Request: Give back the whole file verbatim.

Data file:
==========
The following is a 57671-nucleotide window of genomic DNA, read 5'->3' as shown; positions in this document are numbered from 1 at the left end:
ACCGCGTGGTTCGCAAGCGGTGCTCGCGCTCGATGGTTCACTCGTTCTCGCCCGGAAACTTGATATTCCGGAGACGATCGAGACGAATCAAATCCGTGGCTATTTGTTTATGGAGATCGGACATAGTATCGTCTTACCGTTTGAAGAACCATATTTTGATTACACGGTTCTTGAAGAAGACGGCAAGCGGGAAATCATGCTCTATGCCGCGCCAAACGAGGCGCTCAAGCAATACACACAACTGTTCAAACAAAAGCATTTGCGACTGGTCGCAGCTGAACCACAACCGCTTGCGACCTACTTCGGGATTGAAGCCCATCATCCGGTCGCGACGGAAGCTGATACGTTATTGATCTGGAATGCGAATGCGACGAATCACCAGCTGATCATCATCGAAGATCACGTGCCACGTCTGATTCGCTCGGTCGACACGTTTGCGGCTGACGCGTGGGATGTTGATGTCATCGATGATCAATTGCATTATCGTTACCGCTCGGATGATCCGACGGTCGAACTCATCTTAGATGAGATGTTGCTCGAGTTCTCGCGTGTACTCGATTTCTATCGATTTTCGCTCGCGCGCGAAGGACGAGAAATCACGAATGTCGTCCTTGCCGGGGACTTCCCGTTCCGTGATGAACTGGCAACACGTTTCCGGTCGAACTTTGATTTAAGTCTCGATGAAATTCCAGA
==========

The following is a 57671-nucleotide window of genomic DNA, read 5'->3' as shown; positions in this document are numbered from 1 at the left end:
ACCGCGTGGTTCGCAAGCGGTGCTCGCGCTCGATGGTTCACTCGTTCTCGCCCGGAAACTTGATATTCCGGAGACGATCGAGACGAATCAAATCCGTGGCTATTTGTTTATGGAGATCGGACATAGTATCGTCTTACCGTTTGAAGAACCATATTTTGATTACACGGTTCTTGAAGAAGACGGCAAGCGGGAAATCATGCTCTATGCCGCGCCAAACGAGGCGCTCAAGCAATACACACAACTGTTCAAACAAAAGCATTTGCGACTGGTCGCAGCTGAACCACAACCGCTTGCGACCTACTTCGGGATTGAAGCCCATCATCCGGTCGCGACGGAAGCTGATACGTTATTGATCTGGAATGCGAATGCGACGAATCACCAGCTGATCATCATCGAAGATCACGTGCCACGTCTGATTCGCTCGGTCGACACGTTTGCGGCTGACGCGTGGGATGTTGATGTCATCGATGATCAATTGCATTATCGTTACCGCTCGGATGATCCGACGGTCGAACTCATCTTAGATGAGATGTTGCTCGAGTTCTCGCGTGTACTCGATTTCTATCGATTTTCGCTCGCGCGCGAAGGACGAGAAATCACGAATGTCGTCCTTGCCGGGGACTTCCCGTTCCGTGATGAACTGGCAACACGTTTCCGGTCGAACTTTGATTTAAGTCTCGATGAAATTCCAGA